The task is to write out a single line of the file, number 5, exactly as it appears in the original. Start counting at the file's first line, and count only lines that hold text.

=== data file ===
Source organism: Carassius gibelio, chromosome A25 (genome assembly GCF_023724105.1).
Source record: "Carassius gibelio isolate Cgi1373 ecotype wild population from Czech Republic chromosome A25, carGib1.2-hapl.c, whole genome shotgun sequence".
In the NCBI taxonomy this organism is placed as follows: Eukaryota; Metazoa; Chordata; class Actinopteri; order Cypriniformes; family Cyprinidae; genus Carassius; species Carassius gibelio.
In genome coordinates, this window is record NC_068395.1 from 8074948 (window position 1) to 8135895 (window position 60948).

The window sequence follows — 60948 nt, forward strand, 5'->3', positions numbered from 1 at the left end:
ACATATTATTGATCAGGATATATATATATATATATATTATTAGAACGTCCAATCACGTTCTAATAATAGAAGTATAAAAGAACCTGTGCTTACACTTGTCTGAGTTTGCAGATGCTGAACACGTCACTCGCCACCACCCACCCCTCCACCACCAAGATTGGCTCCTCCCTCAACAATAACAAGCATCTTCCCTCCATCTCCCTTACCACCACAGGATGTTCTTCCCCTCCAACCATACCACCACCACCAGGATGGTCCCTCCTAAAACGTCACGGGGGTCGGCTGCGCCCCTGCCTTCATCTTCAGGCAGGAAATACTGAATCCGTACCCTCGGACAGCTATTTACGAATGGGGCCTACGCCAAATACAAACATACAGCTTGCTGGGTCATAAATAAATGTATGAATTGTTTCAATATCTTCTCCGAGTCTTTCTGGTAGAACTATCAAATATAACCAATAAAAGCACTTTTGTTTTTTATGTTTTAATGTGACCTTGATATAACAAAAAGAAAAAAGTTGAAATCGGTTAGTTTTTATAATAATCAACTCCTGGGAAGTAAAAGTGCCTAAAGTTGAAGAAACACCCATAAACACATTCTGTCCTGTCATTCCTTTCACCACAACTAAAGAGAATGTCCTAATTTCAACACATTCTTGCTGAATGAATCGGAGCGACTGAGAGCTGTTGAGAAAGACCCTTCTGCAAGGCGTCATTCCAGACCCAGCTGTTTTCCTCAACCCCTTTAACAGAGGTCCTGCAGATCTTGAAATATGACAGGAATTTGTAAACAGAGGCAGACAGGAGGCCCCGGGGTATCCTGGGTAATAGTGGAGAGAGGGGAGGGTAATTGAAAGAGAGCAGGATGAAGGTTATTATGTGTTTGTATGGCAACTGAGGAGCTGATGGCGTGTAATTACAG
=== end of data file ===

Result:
The window sequence follows — 60948 nt, forward strand, 5'->3', positions numbered from 1 at the left end: